In order to obtain a consistent characterization of population trends in factors related to the prevention, early detection, or treatment of cancer, the joinpoint statistical methodology was used in this report. This methodology characterizes a trend using joined linear segments on a logarithmic scale; the point where two segments meet is called a "joinpoint." The methodology has previously proven useful in characterizing trends in cancer incidence and mortality rates (e.g., in the Annual Report to the Nation on the Status of Cancer, 1975–2004, Featuring Cancer in American Indians and Alaska Natives).
The joinpoint software (Joinpoint Version 3.0) uses statistical criteria to determine:
In addition, a 95-percent confidence interval around the APC was used to determine if the APC for each segment differed significantly from zero. Whenever possible, weighted regression lines (utilizing standard errors) were calculated using the joinpoint software. Using a log response variable, the weight (motivated by the delta method) equals the square of the response variable divided by the square of the standard error. If the standard errors were unavailable, an unweighted regression was used.
Using the results of these analyses, we characterize trends in this report with respect to both their public health importance and statistical significance. If a trend was:
While these categorizations are somewhat arbitrary, they do provide a consistent method to characterize the trends across disparate measures. However, statistical significance in addition to the absolute value of change for incidence and mortality trends were used to ensure consistency with all major publications on national cancer trends.
To avoid statistical anomalies, segments had to contain at least three observed data points, and no segment could begin or end closer than three data points from the beginning or end of the data series. The maximum number of segments was limited to four (i.e., three joinpoints), because for most practical situations this has been shown to be sufficient, and the calculations become computer intensive when searching for all possible model-fits with many segments.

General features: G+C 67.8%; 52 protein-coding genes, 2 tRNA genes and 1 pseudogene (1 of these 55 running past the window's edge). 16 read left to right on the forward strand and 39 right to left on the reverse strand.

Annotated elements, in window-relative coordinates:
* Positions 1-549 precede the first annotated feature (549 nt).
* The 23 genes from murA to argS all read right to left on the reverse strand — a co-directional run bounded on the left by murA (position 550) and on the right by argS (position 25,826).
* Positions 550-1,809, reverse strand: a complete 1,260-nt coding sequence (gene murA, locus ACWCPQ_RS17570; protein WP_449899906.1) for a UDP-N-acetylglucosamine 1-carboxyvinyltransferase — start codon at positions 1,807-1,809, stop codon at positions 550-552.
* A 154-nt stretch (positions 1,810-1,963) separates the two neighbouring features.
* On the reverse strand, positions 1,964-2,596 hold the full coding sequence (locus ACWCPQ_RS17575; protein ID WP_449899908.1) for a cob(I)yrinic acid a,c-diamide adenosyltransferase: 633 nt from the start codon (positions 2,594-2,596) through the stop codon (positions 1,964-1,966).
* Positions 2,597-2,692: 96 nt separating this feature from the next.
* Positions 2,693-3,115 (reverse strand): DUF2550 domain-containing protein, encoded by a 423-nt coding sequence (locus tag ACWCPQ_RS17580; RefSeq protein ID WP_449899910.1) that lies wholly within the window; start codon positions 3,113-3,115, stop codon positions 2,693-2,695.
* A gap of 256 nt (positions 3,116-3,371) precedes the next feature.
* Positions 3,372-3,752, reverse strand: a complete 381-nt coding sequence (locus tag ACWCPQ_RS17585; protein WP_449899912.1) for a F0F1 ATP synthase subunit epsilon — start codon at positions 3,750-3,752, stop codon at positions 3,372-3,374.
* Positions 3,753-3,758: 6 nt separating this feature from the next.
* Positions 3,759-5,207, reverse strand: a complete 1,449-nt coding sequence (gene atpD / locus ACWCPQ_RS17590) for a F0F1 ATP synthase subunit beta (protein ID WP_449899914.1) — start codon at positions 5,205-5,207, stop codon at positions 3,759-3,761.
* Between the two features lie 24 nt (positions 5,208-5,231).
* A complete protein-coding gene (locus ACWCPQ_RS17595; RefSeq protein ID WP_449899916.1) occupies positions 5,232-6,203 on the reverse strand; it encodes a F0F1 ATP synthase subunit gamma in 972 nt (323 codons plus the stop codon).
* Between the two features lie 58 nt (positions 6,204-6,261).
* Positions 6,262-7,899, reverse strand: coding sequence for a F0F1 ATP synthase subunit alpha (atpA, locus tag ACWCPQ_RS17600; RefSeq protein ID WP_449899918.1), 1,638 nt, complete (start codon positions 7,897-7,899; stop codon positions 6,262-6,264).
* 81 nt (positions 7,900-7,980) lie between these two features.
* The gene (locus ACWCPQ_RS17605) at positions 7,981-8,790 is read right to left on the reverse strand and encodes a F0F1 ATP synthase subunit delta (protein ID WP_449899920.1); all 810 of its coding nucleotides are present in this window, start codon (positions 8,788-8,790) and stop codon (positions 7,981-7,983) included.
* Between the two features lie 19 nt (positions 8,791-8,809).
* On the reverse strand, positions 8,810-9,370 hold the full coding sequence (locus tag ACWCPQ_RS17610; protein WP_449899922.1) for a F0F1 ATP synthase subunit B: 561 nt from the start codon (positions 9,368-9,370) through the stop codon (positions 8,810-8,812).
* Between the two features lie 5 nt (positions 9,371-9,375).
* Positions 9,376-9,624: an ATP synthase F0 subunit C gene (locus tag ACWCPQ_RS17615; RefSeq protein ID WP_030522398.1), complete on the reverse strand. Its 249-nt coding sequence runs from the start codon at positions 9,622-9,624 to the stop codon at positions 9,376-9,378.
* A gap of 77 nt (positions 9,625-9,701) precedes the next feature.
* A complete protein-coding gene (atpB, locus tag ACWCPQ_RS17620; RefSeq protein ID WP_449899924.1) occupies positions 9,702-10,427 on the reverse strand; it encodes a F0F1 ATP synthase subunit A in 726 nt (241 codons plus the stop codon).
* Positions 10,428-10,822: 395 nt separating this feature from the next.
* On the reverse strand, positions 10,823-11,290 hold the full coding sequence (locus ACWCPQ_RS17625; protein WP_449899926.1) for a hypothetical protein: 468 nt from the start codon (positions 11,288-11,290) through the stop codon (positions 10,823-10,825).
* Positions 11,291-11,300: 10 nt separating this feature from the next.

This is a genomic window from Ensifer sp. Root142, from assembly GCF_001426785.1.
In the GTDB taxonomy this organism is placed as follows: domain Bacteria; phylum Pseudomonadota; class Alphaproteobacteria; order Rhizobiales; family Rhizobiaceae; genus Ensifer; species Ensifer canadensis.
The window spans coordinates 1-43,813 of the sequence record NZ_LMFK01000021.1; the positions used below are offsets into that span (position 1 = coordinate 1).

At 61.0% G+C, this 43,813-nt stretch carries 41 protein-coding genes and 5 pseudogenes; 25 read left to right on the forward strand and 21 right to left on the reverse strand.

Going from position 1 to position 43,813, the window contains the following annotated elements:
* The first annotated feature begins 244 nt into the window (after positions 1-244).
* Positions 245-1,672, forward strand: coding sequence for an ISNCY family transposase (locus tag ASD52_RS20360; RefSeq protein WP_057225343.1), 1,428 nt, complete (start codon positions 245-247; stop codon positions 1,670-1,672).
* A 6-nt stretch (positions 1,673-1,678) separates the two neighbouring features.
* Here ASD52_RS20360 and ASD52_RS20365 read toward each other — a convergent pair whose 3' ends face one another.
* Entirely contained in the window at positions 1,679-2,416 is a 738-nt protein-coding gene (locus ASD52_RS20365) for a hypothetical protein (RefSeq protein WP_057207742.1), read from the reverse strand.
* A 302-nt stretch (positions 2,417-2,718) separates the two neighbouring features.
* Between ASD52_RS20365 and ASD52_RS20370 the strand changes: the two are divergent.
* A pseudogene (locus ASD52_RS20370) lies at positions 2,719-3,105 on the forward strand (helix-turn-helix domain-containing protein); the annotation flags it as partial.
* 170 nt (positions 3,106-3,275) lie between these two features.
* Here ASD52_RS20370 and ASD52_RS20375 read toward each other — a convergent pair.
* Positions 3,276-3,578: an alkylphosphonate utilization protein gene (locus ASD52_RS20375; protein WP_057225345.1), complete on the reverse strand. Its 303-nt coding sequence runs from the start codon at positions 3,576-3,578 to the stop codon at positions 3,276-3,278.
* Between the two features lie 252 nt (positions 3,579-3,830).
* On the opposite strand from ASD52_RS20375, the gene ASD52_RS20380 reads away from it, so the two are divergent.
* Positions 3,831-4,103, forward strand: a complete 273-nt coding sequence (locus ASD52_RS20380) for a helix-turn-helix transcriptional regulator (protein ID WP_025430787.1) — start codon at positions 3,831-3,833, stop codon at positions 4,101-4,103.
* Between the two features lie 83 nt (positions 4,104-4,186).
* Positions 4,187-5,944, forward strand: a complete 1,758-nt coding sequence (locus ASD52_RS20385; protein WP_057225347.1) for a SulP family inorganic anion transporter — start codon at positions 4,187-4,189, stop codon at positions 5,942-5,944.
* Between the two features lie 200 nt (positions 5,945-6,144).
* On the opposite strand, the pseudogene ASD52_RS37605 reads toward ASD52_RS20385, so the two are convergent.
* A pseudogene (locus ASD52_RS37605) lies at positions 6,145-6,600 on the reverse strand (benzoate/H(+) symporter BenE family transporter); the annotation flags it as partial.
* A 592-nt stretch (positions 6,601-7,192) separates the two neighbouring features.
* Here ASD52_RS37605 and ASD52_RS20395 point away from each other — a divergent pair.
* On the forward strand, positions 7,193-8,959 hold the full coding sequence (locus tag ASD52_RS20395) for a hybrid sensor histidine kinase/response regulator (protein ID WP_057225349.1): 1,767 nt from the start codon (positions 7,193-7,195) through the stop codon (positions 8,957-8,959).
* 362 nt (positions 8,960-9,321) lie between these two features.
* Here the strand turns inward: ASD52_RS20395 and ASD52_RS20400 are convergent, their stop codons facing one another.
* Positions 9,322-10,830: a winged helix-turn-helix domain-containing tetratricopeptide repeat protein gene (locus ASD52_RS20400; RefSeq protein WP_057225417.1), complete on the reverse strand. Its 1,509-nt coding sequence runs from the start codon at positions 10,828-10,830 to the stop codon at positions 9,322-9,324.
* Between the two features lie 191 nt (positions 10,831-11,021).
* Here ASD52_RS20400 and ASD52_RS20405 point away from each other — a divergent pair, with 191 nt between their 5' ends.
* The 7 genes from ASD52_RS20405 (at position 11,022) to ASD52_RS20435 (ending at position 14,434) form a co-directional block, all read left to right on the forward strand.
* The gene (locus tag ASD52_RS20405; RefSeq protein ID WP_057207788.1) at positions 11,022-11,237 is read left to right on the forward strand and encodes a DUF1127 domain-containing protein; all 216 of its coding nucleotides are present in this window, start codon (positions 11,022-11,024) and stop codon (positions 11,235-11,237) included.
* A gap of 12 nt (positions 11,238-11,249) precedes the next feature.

However, because we constrained the joinpoint models to those in which no segment could begin or end closer than three data points from the beginning or end of the data series, if there were four data points or fewer, only one segment could be fit; from five to seven data points, up to two segments could be fit; and from eight to 10 data points, up to three segments could be fit. To avoid some of these limitations, for two to six data points we connected the data points to determine the APC for each time period, and then employed a two-sample test using the standard errors derived from the survey to determine the statistical significance of the change across periods.
Age adjustment (to a standard population) for measures was done using the direct method of standardization. Whenever possible, age adjustment for measures was done using the age adjustment groups specified for Healthy People 2010 age-adjusted measures (http://wonder.cdc.gov/data2010/aagroups.htm). The year 2000 standard population for specific age groups is available in Klein and Shoenborn (2001). For cancer incidence, 19 age groups were used with the 2000 standard population as specified in http://seer.cancer.gov/stdpopulations).